Bosnians get a new nation but ask themselves, Who am I?
To pray effectively for 4.4 million people in Bosnia and Herzegovina (BiH) we need to think in threes:
- 1) Ethnically, Bosnia and Herzegovina are essentially Bosniaks, Croats or Serbs.
2) Religiously, these three groups are predominantly Muslim Bosniaks, predominantly Roman Catholic Croats, and predominantly Orthodox Serbs.
3) Bringing the Good News to a Bosnian is difficult from the human point of view. Becoming a Christian is likened to changing ones nationality. Giving up ones ethnical background is equal to betrayal.
After the bloody civil war in the early 1990s, the country of Bosnia and Herzegovina emerged as a new nation. For the first time after nearly fifty years of living under Tito’s communism and the suppression of religion, people are being suddenly confronted with three questions: “Who am I? What am I? What sets me apart?”
Young and Muslim, Adnan attended an evangelistic summer camp this year. Every morning he joined to study the gospels and learn how Jesus handled people with love. He was very impressed by the things he heard and also the fellowship that he sensed. When asking him if he wanted to consider to start following Jesus, he replied: “I really agree with the things we have read and I like what Jesus did, but I can never become Christian, because I’m born Muslim.” This statement depicts just how deep the impact of ethnic Muslim identity has on its people.
In the midst of a nation’s identity crisis, God is moving among the Muslims. The Bosnian people are known for their love of relationship, their warm hospitality and their passion for coffee. You’ll find many conversations about Jesus taking place in the most informal settings, around living room coffee tables and crowded cafes. Bosnians are coming to the Triune God through Christ and finding a new identity and lasting peace in Him.
Ministries in Bosnia and Herzegovina request your prayers:
* According to estimates by the World Tourism Organization, Bosnia and Herzegovina will have the third highest tourism growth rate in the world by 2020. Let us pray that Christian tourists will spend part of their holiday reaching out in love and also to conduct prayer walks on their travels.
* Pray for the Bosnian Evangelical Student Movement which has 10 study groups all over the country. Give thanks for the increased interest in their work and their faith. Pray that more Muslim students will start to read the Bible with them.
* Pray for the church which is often restricted by tradition and orthodox codes, for the Holy Spirit to bring unity and freedom through the message of the Gospel. (John 6:63, 10:10)
* Pray that the door remains open to share Christ freely with Muslims in this nation.
* Pray for continued peace. Tensions between the three constitutional peoples remain.
During the war, Middle Eastern nations helped finance and supply the Bosnian Muslims. Some even came to fight themselves and after the war, took Bosnian wives and stayed in the country. Muslim fundamentalists are funneling into the nation, handing out money for children’s schooling, widow’s pensions and paying women to wear the veil. Bosnia and Herzegovina is a pivotal fault line between the East and West, between Islam and Christianity. It is said that if Bosnia can become a recognized Muslim nation, the door into the rest of Europe will open wide to Islam.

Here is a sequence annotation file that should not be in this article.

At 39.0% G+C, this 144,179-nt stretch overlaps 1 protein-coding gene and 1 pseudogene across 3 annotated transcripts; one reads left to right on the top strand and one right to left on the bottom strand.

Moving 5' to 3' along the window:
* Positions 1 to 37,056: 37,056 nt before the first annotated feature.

There is a great need for healing and forgiveness over the land. Reconciliation continues to be a ministry focus but requires Godly peace-makers to come between the ethnic and religious divides.
Background on Bosnia and Herzegovina (World Factbook)
Bosnia and Herzegovina’s declaration of sovereignty in October 1991 was followed by a declaration of independence from the former Yugoslavia on 3 March 1992 after a referendum boycotted by ethnic Serbs. The country is home to three ethnic groups, or so-called “constituent peoples”, a term unique for Bosnia-Herzegovina. Bosniaks are the largest group of the three, with Serbs second and Croats third. Regardless of ethnicity, a citizen of Bosnia and Herzegovina is often identified in English as a Bosnian. The terms Herzegovinian and Bosnian are maintained as a regional rather than ethnic distinction, and Herzegovina has no precisely defined borders of its own.
There is a strong correlation between ethnic identity and religion in Bosnia and Herzegovina: Muslims constitute 45% of the population, Orthodox 36%, Roman Catholics 15%, and other groups, including Jews and Protestants, 4%
Economy of Bosnia and Herzegovina
Although agriculture is almost all in private hands, farms are small and inefficient, and the republic traditionally is a net importer of food. The private sector is growing and foreign investment is slowly increasing, but government spending, at nearly 40% of adjusted GDP, remains unreasonably high. Bosnia and Herzegovina became a member of the Central European Free Trade Agreement in December 2006. The country receives substantial reconstruction assistance and humanitarian aid from the international community but will have to prepare for an era of declining assistance.
About Bosnia and Herzegovina
Population: 3,879,296 (July 2012 est.) World rank #128
Life expectancy at birth: 78.96 years. World rank #45
Ethnic groups: Bosniak 48%, Serb 37.1%, Croat 14.3%, other 0.6% (2000)
Note: Bosniak has replaced Muslim as an ethnic term in part to avoid confusion with the religious term Muslim – an adherent of Islam
Religions: Muslim 45%, Orthodox 36%, Roman Catholic 15%, other 4%
Languages: Bosnian, Croatian, Serbian
School life expectancy: 14 years
Sights and Sounds of Bosnia & Herzegovina Video